dog bite

While biting is a form of aggression, only a small percentage of dogs that bite are actually aggressive.

Here are three reason which may cause a dog to bite according to Jonathan Klein, a dog behavior specialist, and animal behaviorist Dorothy Litwin.

1. Fear

Unless your dog is aggressive by nature, biting typically results from fear. A well-meaning neighbor may reach his hand out to pet your dog – but the dog, not wanting to be touched, or frightened by the stranger’s hand, may snap at him. “Quite often, people think they can just pet dogs on the head, taking for granted that dogs like to be touched,” says Dorothy.

2. Possessiveness

Whether your dog is possessive about food, a toy or territory, trying to take the thing he’s protecting away can result in signs of aggression, including biting. “What not to do is prove you’re stronger than the dog and take his stuff away,” says Jonathan. If your dog is possessive over food and shows aggression every time you approach his bowl, for example, Jonathan advises showing the dog that you’re going to make things better by adding a treat to the bowl. That way, he’ll come to associate your approach with something positive. Swapping one toy for another or trading a treat for a toy can help a dog overcome toy possession.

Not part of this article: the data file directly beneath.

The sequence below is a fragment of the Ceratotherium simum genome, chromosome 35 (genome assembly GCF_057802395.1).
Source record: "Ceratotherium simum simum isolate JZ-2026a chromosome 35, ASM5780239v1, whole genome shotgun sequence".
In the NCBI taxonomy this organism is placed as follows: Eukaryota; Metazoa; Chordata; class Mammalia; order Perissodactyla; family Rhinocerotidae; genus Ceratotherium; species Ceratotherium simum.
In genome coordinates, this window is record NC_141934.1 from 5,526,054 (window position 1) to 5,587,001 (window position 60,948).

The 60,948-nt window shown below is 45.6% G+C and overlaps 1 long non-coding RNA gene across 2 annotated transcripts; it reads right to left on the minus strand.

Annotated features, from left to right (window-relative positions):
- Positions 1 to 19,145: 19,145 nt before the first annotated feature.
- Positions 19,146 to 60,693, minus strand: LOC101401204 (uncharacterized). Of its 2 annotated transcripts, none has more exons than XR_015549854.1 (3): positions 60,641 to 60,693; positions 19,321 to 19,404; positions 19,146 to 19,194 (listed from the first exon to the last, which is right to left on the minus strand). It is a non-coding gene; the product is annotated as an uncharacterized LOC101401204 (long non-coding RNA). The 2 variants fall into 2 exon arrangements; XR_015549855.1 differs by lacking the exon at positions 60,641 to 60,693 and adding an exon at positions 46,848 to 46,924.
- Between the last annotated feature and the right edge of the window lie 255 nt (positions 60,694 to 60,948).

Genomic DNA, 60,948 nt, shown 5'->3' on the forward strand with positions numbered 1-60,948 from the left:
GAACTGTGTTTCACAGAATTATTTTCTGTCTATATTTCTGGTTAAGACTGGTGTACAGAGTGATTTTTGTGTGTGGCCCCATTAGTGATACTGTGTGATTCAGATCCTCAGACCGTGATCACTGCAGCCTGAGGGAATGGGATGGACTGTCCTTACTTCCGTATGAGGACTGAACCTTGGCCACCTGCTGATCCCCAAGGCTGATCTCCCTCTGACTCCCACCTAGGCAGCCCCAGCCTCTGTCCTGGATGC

3. Pain or other medical reasons

If your dog is experiencing pain or discomfort, she may bite when someone touches her in the painful region. For example, you may not realize your dog has an ear infection until you touch her ear and are surprised when she snaps at your hand. Dorothy recommends that you always try to find a physical reason why your dog has started biting, especially if this is unusual behavior for her, and that if you can’t see anything obvious, to take her to the vet for a checkup.

When it comes to dog bites, prevention is the best route to take. A dog that bites isn’t necessarily aggressive or “bad”; he may just be fearful, protective and/or poorly socialized. Understanding why dogs bite, learning how to read canine body language, and taking steps to prevent situations that could lead to biting, are proactive and effective ways to avoid this behavior.